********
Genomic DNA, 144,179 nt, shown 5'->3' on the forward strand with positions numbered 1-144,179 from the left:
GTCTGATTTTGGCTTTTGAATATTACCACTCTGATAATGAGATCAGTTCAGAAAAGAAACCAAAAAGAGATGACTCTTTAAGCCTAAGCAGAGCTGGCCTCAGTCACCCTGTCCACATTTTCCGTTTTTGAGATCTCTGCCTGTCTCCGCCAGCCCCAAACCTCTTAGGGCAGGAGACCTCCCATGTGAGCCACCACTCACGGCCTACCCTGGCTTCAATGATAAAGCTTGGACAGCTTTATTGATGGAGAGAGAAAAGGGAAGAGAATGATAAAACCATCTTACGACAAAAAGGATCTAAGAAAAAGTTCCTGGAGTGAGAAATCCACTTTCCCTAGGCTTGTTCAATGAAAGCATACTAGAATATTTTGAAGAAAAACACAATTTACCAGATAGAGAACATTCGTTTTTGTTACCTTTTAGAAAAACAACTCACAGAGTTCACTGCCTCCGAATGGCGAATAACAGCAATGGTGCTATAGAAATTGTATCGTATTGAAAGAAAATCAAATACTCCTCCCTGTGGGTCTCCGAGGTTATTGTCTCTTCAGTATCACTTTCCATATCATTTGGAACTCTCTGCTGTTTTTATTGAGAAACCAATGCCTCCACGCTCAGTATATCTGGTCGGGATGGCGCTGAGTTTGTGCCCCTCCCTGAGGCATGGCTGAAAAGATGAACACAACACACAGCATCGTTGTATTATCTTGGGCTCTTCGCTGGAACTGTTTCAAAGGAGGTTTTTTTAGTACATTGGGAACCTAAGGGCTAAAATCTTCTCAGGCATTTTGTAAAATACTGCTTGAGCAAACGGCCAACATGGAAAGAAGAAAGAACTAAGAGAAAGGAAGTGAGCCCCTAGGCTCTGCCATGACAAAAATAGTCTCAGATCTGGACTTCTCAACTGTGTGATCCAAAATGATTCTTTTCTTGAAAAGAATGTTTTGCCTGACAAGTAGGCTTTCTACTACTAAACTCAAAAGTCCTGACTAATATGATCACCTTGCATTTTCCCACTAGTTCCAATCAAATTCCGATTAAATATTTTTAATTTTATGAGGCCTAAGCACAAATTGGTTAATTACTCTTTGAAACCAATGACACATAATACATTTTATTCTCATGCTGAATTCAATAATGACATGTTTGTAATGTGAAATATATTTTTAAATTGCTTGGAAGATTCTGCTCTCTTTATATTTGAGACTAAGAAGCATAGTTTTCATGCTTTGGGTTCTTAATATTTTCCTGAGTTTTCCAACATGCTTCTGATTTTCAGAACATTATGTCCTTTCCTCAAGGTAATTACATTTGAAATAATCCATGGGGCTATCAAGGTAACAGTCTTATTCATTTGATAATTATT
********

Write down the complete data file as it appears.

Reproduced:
Genomic DNA, 144,179 nt, shown 5'->3' on the forward strand with positions numbered 1-144,179 from the left:
GTCTGATTTTGGCTTTTGAATATTACCACTCTGATAATGAGATCAGTTCAGAAAAGAAACCAAAAAGAGATGACTCTTTAAGCCTAAGCAGAGCTGGCCTCAGTCACCCTGTCCACATTTTCCGTTTTTGAGATCTCTGCCTGTCTCCGCCAGCCCCAAACCTCTTAGGGCAGGAGACCTCCCATGTGAGCCACCACTCACGGCCTACCCTGGCTTCAATGATAAAGCTTGGACAGCTTTATTGATGGAGAGAGAAAAGGGAAGAGAATGATAAAACCATCTTACGACAAAAAGGATCTAAGAAAAAGTTCCTGGAGTGAGAAATCCACTTTCCCTAGGCTTGTTCAATGAAAGCATACTAGAATATTTTGAAGAAAAACACAATTTACCAGATAGAGAACATTCGTTTTTGTTACCTTTTAGAAAAACAACTCACAGAGTTCACTGCCTCCGAATGGCGAATAACAGCAATGGTGCTATAGAAATTGTATCGTATTGAAAGAAAATCAAATACTCCTCCCTGTGGGTCTCCGAGGTTATTGTCTCTTCAGTATCACTTTCCATATCATTTGGAACTCTCTGCTGTTTTTATTGAGAAACCAATGCCTCCACGCTCAGTATATCTGGTCGGGATGGCGCTGAGTTTGTGCCCCTCCCTGAGGCATGGCTGAAAAGATGAACACAACACACAGCATCGTTGTATTATCTTGGGCTCTTCGCTGGAACTGTTTCAAAGGAGGTTTTTTTAGTACATTGGGAACCTAAGGGCTAAAATCTTCTCAGGCATTTTGTAAAATACTGCTTGAGCAAACGGCCAACATGGAAAGAAGAAAGAACTAAGAGAAAGGAAGTGAGCCCCTAGGCTCTGCCATGACAAAAATAGTCTCAGATCTGGACTTCTCAACTGTGTGATCCAAAATGATTCTTTTCTTGAAAAGAATGTTTTGCCTGACAAGTAGGCTTTCTACTACTAAACTCAAAAGTCCTGACTAATATGATCACCTTGCATTTTCCCACTAGTTCCAATCAAATTCCGATTAAATATTTTTAATTTTATGAGGCCTAAGCACAAATTGGTTAATTACTCTTTGAAACCAATGACACATAATACATTTTATTCTCATGCTGAATTCAATAATGACATGTTTGTAATGTGAAATATATTTTTAAATTGCTTGGAAGATTCTGCTCTCTTTATATTTGAGACTAAGAAGCATAGTTTTCATGCTTTGGGTTCTTAATATTTTCCTGAGTTTTCCAACATGCTTCTGATTTTCAGAACATTATGTCCTTTCCTCAAGGTAATTACATTTGAAATAATCCATGGGGCTATCAAGGTAACAGTCTTATTCATTTGATAATTATT